CU Buffs’ Karl Dorrell navigating challenges

COVID-19 shutdown has prevented Colorado’s new football coach from working with players, staff in person

BOULDER, CO - FEBRUARY 24, 2020:  New CU football coach, Karl Dorrell, is introduce at a press conference in Boulder on February 24, 2020.
(Cliff Grassmick/Staff Photographer)
Cliff Grassmick/Staff Photographer
BOULDER, CO – FEBRUARY 24, 2020: New CU football coach, Karl Dorrell, is introduce at a press conference in Boulder on February 24, 2020. (Cliff Grassmick/Staff Photographer)

Working from home hasn’t been all bad for Karl Dorrell.

During his first two-and-a-half months on the job as Colorado’s head football coach, Dorrell has led the Buffaloes through an unprecedented time, but the COVID-19 pandemic and stay-in-place orders have increased the family time in the home.

“Just getting a chance to see all the family together in one spot, that’s been rare for the Dorrells for a long time,” Dorrell, who has two children, said Tuesday during a Pac-12 webinar. “It’s been fun to have them at home.”

Professionally, the shutdown hasn’t been as smooth. It has created challenges, including the inability to watch his quarterbacks in person or meet face-to-back with staff and players.

At quarterback, senior Sam Noyer, junior Tyler Lytle and true freshman Brendon Lewis will compete for the starting job. The trio has very little game experience and Dorrell, hired Feb. 23, hasn’t had a chance to see any of them throw in person.

“All three of those guys, when it’s all said and done, haven’t had much time,” Dorrell said. “It’s really a wide open position. We’re coaching them all hard and we’re just going to see how the thing really falls in place when we get the chance to line up at the beginning of the season. We have a long way to go still.”

Finding a starting quarterback is just one of many challenges facing Dorrell in his first season as the Buffs’ coach. He’s not alone, however.

Coaches around the country have been forced to work from home and meet virtually as a staff and with players. For some, such as Utah’s Kyle Whittingham, who is entering his 16th season as the Utes’ head coach, the program is in place and some members of the staff have worked together for a while.

Dorrell was hired less than three weeks before COVID-19 shut down the sports world. His 10-member assistant coaching staff wasn’t officially completed until about a week before the shut down.

This hasn’t been an ideal way for the staff to get to know each other, but Dorrell does have history with most of the assistants.

“There were some really good coaches I was able to hire that I had some background with,” he said. “There’s a number of coaches from that standpoint that the transition has been fairly smooth. It is what we would expect. There’s some that I retained and I think they’re really good coaches, as well.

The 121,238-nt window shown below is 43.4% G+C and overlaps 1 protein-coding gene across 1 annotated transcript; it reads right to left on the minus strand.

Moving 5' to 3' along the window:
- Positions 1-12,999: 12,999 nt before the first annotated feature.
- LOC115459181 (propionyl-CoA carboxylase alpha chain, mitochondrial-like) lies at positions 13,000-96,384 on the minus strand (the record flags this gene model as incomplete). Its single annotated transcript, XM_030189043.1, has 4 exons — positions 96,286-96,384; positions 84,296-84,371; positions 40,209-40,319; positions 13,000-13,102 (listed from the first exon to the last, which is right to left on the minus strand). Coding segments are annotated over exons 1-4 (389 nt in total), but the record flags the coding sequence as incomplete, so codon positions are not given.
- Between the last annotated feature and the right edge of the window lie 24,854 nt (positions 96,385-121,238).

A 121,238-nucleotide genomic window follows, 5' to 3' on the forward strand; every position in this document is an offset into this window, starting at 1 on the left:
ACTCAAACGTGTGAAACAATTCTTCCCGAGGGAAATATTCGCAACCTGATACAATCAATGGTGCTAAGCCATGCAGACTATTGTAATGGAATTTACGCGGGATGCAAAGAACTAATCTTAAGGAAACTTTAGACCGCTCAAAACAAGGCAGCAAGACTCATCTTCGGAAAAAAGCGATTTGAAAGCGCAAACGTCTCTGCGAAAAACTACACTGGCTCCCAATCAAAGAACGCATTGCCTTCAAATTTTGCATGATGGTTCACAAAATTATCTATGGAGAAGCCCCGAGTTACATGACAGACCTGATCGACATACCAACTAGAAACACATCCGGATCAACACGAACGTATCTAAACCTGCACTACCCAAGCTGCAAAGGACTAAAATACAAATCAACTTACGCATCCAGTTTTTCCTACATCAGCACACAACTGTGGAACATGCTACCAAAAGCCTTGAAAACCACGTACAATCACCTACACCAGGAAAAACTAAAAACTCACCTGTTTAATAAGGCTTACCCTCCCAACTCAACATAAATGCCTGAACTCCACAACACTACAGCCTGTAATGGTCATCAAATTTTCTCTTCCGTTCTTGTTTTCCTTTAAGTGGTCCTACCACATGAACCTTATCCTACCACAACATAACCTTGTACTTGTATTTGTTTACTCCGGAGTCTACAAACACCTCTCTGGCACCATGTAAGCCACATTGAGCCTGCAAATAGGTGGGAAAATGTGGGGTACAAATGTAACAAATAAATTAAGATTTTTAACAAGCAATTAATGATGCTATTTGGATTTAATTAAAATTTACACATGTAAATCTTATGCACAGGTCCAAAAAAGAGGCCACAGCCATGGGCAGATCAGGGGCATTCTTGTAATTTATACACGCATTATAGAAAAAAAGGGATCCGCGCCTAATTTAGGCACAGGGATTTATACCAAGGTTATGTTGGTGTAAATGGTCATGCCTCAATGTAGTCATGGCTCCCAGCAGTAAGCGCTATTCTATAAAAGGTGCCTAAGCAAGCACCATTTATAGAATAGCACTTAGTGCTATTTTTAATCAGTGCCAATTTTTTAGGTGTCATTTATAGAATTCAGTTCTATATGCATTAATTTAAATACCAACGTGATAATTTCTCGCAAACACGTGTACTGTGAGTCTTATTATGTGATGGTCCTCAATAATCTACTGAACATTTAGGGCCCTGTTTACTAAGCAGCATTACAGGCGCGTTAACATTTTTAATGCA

“We’re all working remotely. We haven’t had a chance to really have a lot of staff time to iron out the organizational procedures and how that is. We’ve talked about it, but it’s different when you’re talking about it and doing things from a remote sense and not really being collectively in one room and working things out. The newness of a staff is going to take some tweaking and getting used to; these circumstances have slowed a little bit of that process.”

Despite that, Dorrell said he’s been pleased with the work being done by the Buffs’ coaches.

“I’ve been in their Zoom meetings with their players, so I’ve got really good teachers,” he said. “That’s first and foremost: I want good teachers. I think we’re getting our information conveyed to our student-athletes.”

When he was first hired, Dorrell held short, 10-minute “ice breaker” meetings with each of his players. So far, that’s been his only in-person contact with most players. He’s been trying to get to know his players remotely the past two months.

“You do have to still build those relationships along the way,” he said. “I do select a group of players to try to reach out to every week on the team, just to have some specific information. I’ve tried to pick off a few guys here and there just to create a connection. I’m the one that’s new. That’s the challenge: they’re all trying to gain the confidence in me and me gaining their trust.”


CU was one of three Pac-12 teams that never got started with spring drills. The other two – Washington and Washington State – also have new coaches. Although not ideal to lose spring ball, Dorrell said, “You have to let that go and look forward to what’s in front of us now.” … The NCAA is moving towards allowing student-athletes to profit from their name, image and likeness beginning with the 2021-22 school year. Dorrell, who has been in the NFL the past six years, said he sees a different model for college athletes, but said, “It’ll be a positive thing for our players when it’s all said and done.”